News - Holden
Holden focusses on LPG
Holden to make its dual-fuel LPG Commodore more affordable as dedicated system nears
8 Jul 2008
GM HOLDEN is preparing to cut the price of its LPG dual-fuel option and actively promote the alternative fuel as petrol and diesel prices continue to soar.
The company is currently developing a dedicated LPG system for the Alloytec V6 used in the Commodore, a system that is expected to be introduced next year.
Until then, Holden will continue to offer its dual-fuel LPG system which is fitted by HSVi at its Elizabeth factory, after the car is produced.
Demand for the VE dual-fuel system is still very low despite high petrol prices, with monthly sales of between 80 and 100 units. The high price of the $3900 LPG option is considered one of the main reasons the take up has been slow.
Holden is planning to cut the price by at least $1000 and possibly more as it prepares to ramp up LPG production.
With a $2000 government subsidy currently available for private customers, the price cut will make the dual-fuel LPG option far more attractive for private customers – including the Rudd government’s so-called families – struggling with petrol prices.
The price reduction will be backed by a Holden marketing campaign promoting the benefits of switching to LPG.
Holden insiders point out that running an LPG-equipped Commodore is cheaper than a Corolla, although it is not clear if this point will be made in the public marketing program.
Left: GM Holden sales and marketing manager Alan Batey.
Although it developed a dual-fuel LPG system for the VE Commodore, Holden has not enthusiastically pushed the gas option. Now that the price of petrol is around $1.70 per litre, twice the price of LPG, the company has now decided to heavily back the dual-fuel alternative.
“I think that with petrol at $1.70, there are a lot of things that effectively change,” said GM Holden sales and marketing manager Alan Batey. “With petrol at $1.70, LPG is a very relevant discussion.” Mr Batey said that LPG was previously considered a fleet fuel – but that this perception was changing. “I think now people are starting to look at, and think about, LPG,” Mr Batey said. “Interestingly enough, we were out this week talking to our dealers and they are very bullish about LPG, so we are looking at our production. Mr Batey said work was being done to ensure LPG demand would not outstrip supply.
“We are looking at our capacities right now and saying that we may need to increase to keep in line with demand,” he said.
Holden is planning to fit its upcoming dedicated LPG system in the plant at Elizabeth, but will continue to have HSV install the existing dual-fuel system at its facility at Clayton.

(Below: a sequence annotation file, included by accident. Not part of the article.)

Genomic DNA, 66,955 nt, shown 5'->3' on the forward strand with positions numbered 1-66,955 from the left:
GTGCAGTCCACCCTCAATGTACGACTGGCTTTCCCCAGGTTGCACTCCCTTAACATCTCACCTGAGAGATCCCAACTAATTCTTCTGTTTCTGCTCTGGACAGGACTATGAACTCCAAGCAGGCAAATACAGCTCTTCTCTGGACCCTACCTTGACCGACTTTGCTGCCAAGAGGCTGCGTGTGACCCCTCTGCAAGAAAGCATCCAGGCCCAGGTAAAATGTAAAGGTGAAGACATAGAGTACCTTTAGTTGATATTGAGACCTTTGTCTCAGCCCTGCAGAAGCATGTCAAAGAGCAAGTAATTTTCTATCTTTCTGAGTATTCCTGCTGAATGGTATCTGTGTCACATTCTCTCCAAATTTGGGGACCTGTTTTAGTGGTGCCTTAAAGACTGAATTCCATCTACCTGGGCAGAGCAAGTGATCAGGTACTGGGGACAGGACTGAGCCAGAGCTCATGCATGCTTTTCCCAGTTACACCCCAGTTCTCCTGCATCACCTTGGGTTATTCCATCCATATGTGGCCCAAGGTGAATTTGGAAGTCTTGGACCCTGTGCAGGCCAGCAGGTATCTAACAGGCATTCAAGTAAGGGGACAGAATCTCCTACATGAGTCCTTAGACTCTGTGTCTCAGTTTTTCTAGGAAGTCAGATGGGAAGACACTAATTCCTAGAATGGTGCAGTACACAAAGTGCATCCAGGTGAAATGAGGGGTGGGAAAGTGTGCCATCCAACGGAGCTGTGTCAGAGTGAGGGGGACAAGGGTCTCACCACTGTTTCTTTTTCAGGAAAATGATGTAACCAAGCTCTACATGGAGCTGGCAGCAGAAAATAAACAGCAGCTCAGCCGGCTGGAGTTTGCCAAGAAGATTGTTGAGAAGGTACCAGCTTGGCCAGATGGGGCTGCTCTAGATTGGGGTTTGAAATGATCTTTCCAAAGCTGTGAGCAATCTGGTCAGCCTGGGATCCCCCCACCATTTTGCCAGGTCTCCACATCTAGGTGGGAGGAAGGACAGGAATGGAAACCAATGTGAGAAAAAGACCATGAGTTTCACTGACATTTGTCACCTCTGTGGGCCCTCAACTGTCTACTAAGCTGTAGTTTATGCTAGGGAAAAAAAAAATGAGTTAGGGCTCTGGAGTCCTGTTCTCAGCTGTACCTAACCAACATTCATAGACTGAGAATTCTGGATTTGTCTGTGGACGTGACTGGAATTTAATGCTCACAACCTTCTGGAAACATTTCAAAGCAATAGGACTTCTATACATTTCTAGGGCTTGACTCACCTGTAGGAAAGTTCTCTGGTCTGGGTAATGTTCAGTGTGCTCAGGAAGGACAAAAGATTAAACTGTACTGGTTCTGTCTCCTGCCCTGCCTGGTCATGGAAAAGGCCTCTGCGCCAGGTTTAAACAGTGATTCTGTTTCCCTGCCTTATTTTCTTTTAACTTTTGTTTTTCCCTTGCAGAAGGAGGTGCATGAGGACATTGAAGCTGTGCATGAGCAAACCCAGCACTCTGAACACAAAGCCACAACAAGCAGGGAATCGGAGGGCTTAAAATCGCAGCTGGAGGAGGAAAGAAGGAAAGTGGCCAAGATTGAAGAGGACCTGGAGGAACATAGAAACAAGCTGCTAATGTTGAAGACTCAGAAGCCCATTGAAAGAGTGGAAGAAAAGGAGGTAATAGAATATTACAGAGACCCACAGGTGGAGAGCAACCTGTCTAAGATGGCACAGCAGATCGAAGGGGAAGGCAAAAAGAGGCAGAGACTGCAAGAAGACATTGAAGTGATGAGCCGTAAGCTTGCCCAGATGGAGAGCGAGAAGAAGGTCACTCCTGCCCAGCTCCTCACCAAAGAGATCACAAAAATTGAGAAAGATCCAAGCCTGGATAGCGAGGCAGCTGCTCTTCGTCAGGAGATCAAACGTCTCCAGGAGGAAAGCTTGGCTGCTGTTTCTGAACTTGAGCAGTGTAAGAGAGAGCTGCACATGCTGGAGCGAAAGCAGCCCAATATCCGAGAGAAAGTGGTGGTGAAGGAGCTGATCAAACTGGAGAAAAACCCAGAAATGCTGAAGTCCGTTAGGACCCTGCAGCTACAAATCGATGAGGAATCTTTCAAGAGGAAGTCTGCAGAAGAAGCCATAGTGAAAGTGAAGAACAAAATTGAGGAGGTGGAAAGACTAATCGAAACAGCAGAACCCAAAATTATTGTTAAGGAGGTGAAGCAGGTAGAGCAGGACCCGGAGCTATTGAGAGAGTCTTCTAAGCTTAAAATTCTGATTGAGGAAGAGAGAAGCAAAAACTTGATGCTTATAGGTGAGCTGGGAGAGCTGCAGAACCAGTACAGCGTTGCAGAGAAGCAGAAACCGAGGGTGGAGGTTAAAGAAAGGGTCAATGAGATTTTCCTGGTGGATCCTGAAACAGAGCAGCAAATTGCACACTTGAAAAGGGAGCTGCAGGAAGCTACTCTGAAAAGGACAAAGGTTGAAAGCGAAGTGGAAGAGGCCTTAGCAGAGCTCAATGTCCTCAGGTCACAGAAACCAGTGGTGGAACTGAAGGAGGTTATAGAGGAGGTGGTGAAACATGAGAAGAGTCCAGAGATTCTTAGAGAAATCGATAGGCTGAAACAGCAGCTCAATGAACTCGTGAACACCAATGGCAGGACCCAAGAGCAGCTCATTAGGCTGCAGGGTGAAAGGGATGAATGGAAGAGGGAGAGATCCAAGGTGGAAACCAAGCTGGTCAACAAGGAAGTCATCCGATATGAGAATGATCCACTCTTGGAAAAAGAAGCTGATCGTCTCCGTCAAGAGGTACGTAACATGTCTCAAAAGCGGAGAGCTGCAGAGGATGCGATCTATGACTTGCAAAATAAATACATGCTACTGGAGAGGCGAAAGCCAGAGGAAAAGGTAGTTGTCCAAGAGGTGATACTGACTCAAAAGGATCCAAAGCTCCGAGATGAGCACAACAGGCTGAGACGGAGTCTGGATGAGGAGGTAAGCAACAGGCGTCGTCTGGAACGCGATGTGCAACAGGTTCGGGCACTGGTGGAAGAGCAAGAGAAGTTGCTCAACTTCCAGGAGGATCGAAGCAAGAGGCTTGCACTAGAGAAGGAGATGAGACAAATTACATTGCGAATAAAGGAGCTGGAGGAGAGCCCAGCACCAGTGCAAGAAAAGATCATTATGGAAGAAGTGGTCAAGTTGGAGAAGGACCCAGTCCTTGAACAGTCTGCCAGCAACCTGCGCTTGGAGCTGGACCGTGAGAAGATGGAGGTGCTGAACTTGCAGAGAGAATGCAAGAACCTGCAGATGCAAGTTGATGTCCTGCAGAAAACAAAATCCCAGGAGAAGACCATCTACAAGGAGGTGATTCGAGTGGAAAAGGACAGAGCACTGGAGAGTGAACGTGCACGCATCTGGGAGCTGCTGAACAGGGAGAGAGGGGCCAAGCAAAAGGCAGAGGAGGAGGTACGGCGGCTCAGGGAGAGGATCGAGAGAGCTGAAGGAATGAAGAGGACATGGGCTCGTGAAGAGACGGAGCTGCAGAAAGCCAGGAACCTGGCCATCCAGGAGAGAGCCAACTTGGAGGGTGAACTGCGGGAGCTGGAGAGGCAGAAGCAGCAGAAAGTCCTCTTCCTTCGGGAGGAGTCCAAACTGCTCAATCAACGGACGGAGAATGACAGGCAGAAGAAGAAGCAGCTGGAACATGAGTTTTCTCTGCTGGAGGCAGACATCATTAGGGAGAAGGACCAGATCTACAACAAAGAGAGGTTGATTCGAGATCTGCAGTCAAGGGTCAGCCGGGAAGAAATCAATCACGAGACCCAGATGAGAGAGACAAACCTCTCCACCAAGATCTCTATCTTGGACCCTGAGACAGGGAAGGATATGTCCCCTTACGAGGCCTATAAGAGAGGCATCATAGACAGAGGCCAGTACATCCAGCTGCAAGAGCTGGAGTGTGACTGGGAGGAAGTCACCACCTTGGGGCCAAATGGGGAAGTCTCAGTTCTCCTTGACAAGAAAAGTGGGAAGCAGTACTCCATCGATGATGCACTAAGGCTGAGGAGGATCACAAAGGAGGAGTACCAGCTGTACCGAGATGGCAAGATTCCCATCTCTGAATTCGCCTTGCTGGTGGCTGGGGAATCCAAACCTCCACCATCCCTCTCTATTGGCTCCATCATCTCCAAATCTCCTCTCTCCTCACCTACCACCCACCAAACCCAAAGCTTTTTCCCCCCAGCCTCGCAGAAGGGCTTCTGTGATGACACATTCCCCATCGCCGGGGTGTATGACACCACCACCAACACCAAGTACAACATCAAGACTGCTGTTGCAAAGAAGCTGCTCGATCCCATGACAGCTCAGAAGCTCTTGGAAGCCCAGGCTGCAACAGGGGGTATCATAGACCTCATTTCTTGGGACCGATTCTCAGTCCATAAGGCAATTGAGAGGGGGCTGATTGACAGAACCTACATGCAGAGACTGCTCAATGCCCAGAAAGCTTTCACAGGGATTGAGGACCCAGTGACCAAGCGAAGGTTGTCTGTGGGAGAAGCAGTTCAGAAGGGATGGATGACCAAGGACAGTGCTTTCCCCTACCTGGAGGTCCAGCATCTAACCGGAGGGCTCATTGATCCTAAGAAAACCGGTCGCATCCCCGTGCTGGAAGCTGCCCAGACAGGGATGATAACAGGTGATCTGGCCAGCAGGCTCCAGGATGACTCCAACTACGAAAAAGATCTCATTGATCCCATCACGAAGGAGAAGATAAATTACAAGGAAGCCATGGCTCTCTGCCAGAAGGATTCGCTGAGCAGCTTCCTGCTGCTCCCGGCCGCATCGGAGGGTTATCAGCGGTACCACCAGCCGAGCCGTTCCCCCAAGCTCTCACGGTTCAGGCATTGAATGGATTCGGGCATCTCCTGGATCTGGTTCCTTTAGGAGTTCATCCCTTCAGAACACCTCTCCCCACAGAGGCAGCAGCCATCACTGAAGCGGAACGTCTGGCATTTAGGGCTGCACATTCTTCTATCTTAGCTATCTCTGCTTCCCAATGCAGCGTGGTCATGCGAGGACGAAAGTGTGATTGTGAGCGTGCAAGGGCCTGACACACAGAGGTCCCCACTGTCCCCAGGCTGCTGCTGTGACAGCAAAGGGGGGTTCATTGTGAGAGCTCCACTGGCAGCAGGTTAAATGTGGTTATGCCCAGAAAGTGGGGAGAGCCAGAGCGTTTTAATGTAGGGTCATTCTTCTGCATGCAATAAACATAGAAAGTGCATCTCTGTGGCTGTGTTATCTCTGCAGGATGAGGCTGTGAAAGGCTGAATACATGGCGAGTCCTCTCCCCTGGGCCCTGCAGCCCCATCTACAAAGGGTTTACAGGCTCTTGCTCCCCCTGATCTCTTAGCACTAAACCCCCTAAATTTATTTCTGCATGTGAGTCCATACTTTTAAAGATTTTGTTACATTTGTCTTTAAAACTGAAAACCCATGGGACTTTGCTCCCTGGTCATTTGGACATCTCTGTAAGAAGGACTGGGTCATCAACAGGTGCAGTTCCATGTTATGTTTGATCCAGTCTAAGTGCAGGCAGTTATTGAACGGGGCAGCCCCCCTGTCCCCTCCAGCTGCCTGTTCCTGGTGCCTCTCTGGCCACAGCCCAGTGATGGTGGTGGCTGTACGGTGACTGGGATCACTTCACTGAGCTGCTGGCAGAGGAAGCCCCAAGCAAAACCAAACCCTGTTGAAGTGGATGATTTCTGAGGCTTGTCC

“We will keep it as it is because short term that is the best solution,” Mr Batey said. “We are just looking to make sure we have the ability to increase capacity if required.” By doing it this way, the Holden system qualifies for the $2000 government LPG grant because it is deemed an aftermarket system.
Ford’s dedicated LPG E-Gas system is installed at its Campbellfield assembly plant as part of the production process and therefore only qualifies for a $1000 grant.
Mr Batey admits that convincing private customers to look at LPG new cars, and especially a dedicated LPG model, will be a challenge for Holden’s marketing division.
“Going forward we will need to do a really good job of communicating LPG and really getting behind that,” he said. “It is as much a marketing challenge as it is an engineering challenge.” Holden may also decide to offer its existing LPG dual-fuel system on vehicles other than just the entry level Omega model as it attempts to attract non-fleet customers.
However, the new VE Commodore Sportwagon has not been designed with LPG in mind and cannot be fitted with the dual-fuel system.
This is surprising given that 90 per cent of Commodore VZ station wagon sales went to fleets, which are the most enthusiastic LPG customers.
The Holden LPG dual-fuel system is a modern one that uses sequential vapour injection, which is considered more efficient than the single point system in the Ford E-Gas system where LPG is pre-mixed with oxygen before it is sent into the manifold.
However, the Holden system does use a lot of LPG, with the fuel economy standing at 16.9L/100km compared to the 14.9L/100km of the Ford E-Gas system.
The Holden dual-fuel system also has an LPG tank in the boot, while the Falcon dedicated LGP system means the spare wheel has to be carried in the boot.
It is not yet clear whether Holden plans to use liquid fuel injection or a sequential vapour injection with its forthcoming dedicated LPG system.
At least one company now offering LPG liquid injection is promising efficiency on par with petrol engines, lower emissions and no power losses.
Ford Australia is the market leader in new-car LPG sales in Australia, with around 30 per cent of its cars selected with the E-Gas option.
However, the company is still to confirm whether it has approved a plan to introduce an E-Gas version of the new imported Duratec V6 engine which replaces the existing in-line six-cylinder in 2010.
While it is understood the new Duratec engine can be adapted to run on LPG, it is unclear whether Ford Australia will have such a system available by the time the Geelong engine plant is closed.
Read more:Holden V6 engine push
Click to share
Motor industry news